Archive for April, 2012

OK, you’re a parent now. Remember those days when you used to be out in the pub both Friday and Saturday nights, getting drunk with your mates?!

Yes, so do I. Just. Where we used to down triple house vodkas on special offer, sing loudly to the cheesy club music, and stagger home via the local takeaway for a big kebab and a bag of chips.

Never mind the fact you would never be caught dead near a kebab when sober, they tasted deeelicious when you had a few hundred drinks inside you.

Then waking up the next morning with a mouth that felt like it was filled with the scrapings from the bottom of a bird cage and dying inside.

You know you’re a parent old when:


– If you tried going out on the town two night in a row you’d die horribly and be comatose under a pub table somewhere on the second night.


– If you had the choice between going to a nightclub or sitting at home drinking wine and watching crap Saturday night telly, you’d be reaching for the TV remote quicker than you could say Simon Cowell.


– You much prefer the idea of a Come Dine With Me type night, with friends, good food, music and easy flowing wine to a nightclub. Pick a theme, say Mexican, and have a Mexican night – friends, tortillas, burritos, plentiful tequila and music…


Oh, I still love a night out. These days, though, it’s a case of only one of them, either Friday or Saturday and not both. If I tried staying up until 3am two nights running in a nightclub now, I’d be no use to anybody.

Least of all myself.

How about you?!




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As I don’t ‘do’ yoghurts as I’m intolerant to milk, this listography is no good from my point of view, so I’m doing it from the kids angle.

They love yoghurts, and would eat the things all day if I let them.

Even the fussy 8 year old likes them (but he’d not be impressed if I deviated from the usual favourites.)

So, in no particular order, these are the firm favourites of this house.


Petit Filous

Small yoghurts for small people. They have liked these since being toddlers, and still like them now.


Munch Bunch

Proper kids yoghurts, I remember these from when I was small!



Nice packed lunch sized and come with a little joke on the side to make you laugh groan loudly


Rachel Organic


Organic ones, with no junk in. Even though they’re not tiny anymore, these are still good ones to enjoy.


Muller Light


As the rest of the post is from the kids point of view, the last yoghurt is my choice.

Muller Light. Mmmm. (I used to love these before my stupid body won’t let me have them!)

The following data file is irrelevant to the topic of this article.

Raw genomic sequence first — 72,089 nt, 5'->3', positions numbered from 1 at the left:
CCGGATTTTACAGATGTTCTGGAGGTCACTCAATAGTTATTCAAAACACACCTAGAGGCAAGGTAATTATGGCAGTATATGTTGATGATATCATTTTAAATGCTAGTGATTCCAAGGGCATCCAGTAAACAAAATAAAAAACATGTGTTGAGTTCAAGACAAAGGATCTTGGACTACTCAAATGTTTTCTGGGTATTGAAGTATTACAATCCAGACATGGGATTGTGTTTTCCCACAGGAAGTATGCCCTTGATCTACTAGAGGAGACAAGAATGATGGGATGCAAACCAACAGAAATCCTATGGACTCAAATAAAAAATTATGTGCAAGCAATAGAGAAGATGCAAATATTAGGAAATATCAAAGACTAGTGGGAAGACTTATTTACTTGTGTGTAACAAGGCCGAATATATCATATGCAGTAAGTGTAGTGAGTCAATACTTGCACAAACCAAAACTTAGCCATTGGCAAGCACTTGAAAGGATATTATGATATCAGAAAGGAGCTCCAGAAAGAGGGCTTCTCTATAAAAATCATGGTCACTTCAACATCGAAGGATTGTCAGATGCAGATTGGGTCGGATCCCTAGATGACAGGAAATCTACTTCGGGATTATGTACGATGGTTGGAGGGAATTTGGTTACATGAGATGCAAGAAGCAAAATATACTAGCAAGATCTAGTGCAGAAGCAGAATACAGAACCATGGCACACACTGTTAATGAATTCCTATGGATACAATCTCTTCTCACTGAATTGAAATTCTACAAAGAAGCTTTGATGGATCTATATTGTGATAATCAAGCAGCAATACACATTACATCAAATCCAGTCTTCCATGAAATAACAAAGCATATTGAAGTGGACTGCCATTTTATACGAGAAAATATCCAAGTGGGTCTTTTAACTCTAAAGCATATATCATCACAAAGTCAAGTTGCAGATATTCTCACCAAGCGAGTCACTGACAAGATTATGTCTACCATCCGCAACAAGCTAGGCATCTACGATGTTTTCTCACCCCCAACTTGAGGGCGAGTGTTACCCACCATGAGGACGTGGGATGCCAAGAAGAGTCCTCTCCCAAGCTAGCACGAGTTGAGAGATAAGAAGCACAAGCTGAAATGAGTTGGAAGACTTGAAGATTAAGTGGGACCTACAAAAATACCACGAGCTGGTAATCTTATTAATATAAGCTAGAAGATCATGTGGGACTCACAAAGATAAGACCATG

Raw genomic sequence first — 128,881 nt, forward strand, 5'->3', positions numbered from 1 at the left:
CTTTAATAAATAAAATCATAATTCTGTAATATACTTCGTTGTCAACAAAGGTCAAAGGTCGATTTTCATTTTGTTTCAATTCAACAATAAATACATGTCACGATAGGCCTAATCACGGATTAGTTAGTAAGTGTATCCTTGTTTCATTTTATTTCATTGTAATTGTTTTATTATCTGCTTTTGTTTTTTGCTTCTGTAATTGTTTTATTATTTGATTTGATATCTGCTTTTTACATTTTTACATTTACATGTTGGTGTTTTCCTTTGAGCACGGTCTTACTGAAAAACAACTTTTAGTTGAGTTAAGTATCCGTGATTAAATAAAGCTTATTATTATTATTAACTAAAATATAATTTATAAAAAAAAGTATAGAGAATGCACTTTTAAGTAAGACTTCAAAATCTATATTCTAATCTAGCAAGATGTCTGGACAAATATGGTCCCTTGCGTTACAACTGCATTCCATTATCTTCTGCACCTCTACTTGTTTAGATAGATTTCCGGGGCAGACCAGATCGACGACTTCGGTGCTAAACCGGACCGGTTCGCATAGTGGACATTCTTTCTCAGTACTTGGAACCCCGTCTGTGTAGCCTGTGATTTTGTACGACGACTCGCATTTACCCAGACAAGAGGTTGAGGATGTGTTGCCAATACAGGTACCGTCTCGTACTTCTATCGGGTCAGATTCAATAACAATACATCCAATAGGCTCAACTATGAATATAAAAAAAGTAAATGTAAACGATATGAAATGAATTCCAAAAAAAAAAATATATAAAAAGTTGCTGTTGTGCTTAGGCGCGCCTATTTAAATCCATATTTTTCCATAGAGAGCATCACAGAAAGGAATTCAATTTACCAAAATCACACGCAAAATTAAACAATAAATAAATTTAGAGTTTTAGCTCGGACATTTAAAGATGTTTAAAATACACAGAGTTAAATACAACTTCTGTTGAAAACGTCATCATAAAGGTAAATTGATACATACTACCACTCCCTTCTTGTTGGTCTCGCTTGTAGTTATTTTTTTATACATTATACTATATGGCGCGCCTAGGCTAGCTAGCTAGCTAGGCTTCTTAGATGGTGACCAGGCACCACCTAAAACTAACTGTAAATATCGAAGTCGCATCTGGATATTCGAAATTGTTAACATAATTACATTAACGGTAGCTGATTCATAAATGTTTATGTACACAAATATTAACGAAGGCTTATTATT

Especially good if you’re trying to lose weight, as they’re a free food at Slimming World, meaning you can eat as much of them as you like.

Try the toffee or caramel ones poured over sliced bananas – yummy dessert sorted and you can have 10 bowlfuls if you like! 🙂


The listography  is over here this week http://www.actuallymummy.co.uk/2012/04/28/listography-top-5-yoghurts-my-first-solo-post/ so to check out other favourites, head on over there.

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There’s some things that go with being a parent and having a home to tidy that can be classed as one of the great mysteries of the world, and just can’t be explained away.


– Where do all the socks go?! They start off as a pair, then split up and become single. Even if you put the bloomin’  things together into the washing machine, they never, ever come out together.

Is there a sock eating monster sat at the back of the washing machine drum, opening his mouth wide for socky treats?


-Why, why is there always a teaspoon left at the bottom of the washing bowl left when you know full well that there was nothing in there a minute ago?! You had your hand swirling round the bowl, looking for missed cutlery, and there was nothing. NOTHING.

Tip the water out and there’s magically a teaspoon in there. Weird.


– Why, as soon as you put your rubber gloves on to do the washing up, do you get the biggest itch in the universe on the end of your nose?! It was perfectly fine 2 seconds ago. (Happened to me just this morning.)


– Why, when your children have been sound asleep and snoring their little heads off all evening, decide to wake up and start yelling the second your bottom makes contact with the sofa and your favourite programme is about to start?!

They KNOW. They must do. Little blighters.


– Why, when something breaks down, does everything decide to go kaputt at the same time? So far, in the past week, the dishwasher, the tumble drier, and the kettle have all died.

Now the car’s decided to not work and husband broke down on his way to work yesterday, and had to sit there until he was rescued.

If the washing machine decides to break down next, I swear I’m going to have a full on toddler tantrum and fling myself on the floor.

Well, if the kids are allowed to do it…..




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Britmums is asking us to share the room in our house which is our haven and explain why.

The first place that sprang to my mind is the bathroom.


It’s the only room in the whole house that has a lock on it. that’s why, and I can lock the bleeders out.

I’ll wait until they’re in bed, so I can really relax in peace, though. Otherwise someone or other will be knocking on the door wanting a wee, or wanting a random object out of there. (The husband’s just as bad.)

Then it’s a case of locking the door, having a bath and taking a book in there, and emerging approximately 2 hours later all wrinkly and resembling a raisin/prune.

Bathroom materials –


– nice, warm, fluffy towels

– a copy of Heat magazine or a chick lit book